I feel a fair amount of apprehension. There is always the possibility of disappointment: that the book will not be as interesting or as powerful as when I first read it; that I won’t be able to understand why it made such an impression; that I won’t be able to make a link to my therapy. But there is also the possibility of so much more – not least a calm and pleasurable few hours immersed in a story, a luxury I rarely have time for these days.

So enough of writing – for now – I’m off to read about Anna and Marnie! I will write more about them, when I know what there is to tell…..


A lesson in love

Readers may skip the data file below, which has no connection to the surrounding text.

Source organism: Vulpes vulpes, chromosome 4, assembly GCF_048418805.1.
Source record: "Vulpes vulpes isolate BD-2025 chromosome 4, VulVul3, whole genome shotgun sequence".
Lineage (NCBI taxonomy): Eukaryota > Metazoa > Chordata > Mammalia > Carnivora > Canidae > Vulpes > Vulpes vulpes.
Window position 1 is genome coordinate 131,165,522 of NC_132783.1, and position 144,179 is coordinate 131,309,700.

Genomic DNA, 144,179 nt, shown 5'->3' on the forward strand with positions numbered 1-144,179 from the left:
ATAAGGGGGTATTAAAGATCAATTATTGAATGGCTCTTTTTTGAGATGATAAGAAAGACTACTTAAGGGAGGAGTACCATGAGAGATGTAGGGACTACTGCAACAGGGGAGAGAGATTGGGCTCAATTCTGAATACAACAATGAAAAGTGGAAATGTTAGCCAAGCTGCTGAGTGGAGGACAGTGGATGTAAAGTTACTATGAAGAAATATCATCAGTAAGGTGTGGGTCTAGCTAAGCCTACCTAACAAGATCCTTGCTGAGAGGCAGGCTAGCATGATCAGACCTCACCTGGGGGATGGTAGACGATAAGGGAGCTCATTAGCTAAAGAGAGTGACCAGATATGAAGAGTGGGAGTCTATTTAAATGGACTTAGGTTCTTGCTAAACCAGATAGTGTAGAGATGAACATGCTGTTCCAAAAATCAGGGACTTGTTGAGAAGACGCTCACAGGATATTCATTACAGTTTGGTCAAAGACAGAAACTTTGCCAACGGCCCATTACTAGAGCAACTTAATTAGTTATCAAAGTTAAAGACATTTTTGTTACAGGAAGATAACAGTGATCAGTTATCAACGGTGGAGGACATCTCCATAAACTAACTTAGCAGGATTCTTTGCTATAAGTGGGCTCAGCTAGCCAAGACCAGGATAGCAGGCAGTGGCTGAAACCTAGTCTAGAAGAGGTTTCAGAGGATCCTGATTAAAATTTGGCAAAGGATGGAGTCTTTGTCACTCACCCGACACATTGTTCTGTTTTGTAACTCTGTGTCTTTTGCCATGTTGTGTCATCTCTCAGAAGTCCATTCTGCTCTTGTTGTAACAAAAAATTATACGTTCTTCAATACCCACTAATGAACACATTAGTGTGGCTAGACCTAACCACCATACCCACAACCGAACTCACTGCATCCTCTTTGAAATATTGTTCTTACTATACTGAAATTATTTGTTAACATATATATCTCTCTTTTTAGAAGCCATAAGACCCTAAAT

This weekend my therapist is at a residential conference – strangely enough at a conference centre I have stayed in myself. I have been dreading this weekend for months, remembering how I felt last time she went to a similar event. I have been dreading the feelings of exclusion, of jealousy, of knowing that she will be interacting with strangers who for these three days will have a greater insight into the minutiae of her life – what does she have for breakfast? – than I will ever have. They will be in company without the company of the clock; they will talk and laugh uninterruptedly; they will take a walk and talk – or not. They will capture the moment, in a picture. Oh to be a fly on the wall and to be able to observe her interacting in a carefree way with those around her. And yet, I know the irrationality of my fears and hopes. I have a very different – the opposite of care free –  and more valuable kind of access to her than most of them will ever have ; and being a fly on the wall would be unbearable for precisely that reason. I’ve never had to ‘share her’  – I wouldn’t want to have to try.